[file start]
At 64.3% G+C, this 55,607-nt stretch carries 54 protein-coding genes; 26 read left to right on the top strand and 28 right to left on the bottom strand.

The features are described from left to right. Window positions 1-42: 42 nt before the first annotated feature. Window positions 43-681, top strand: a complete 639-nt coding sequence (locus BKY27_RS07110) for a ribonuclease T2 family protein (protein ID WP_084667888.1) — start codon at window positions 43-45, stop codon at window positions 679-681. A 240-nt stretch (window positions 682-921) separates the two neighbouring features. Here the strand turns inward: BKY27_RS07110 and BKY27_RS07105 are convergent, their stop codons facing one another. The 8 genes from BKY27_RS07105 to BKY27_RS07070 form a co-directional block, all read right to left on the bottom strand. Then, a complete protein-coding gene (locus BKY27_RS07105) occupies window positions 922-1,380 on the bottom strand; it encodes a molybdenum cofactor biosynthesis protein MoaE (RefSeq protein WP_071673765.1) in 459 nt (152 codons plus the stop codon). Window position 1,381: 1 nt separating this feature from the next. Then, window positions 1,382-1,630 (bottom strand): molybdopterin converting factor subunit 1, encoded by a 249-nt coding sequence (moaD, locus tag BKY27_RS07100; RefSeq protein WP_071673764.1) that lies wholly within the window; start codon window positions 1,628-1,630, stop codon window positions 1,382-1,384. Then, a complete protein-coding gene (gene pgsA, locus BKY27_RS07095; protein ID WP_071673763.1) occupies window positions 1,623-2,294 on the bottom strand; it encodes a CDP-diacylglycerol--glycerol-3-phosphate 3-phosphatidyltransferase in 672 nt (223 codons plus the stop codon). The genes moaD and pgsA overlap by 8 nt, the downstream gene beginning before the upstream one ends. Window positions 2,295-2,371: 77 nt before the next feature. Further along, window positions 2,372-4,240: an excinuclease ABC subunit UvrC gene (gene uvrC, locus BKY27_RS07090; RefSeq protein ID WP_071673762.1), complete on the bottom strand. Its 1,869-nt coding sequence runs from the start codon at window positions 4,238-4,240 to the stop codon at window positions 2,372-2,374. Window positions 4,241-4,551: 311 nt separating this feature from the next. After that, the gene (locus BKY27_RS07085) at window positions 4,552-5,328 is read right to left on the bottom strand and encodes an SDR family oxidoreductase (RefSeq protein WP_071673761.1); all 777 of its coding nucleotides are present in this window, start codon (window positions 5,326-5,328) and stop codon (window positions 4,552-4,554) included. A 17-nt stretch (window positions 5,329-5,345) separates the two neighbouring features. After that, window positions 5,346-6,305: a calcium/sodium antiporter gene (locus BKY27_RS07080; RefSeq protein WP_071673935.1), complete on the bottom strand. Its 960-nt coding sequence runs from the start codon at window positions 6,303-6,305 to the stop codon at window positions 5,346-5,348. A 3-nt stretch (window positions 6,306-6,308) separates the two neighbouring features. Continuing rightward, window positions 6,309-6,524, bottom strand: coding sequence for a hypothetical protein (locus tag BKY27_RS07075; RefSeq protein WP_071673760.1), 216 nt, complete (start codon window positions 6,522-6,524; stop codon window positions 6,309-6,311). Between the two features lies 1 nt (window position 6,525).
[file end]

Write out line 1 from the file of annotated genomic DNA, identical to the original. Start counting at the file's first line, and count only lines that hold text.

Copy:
At 64.3% G+C, this 55,607-nt stretch carries 54 protein-coding genes; 26 read left to right on the top strand and 28 right to left on the bottom strand.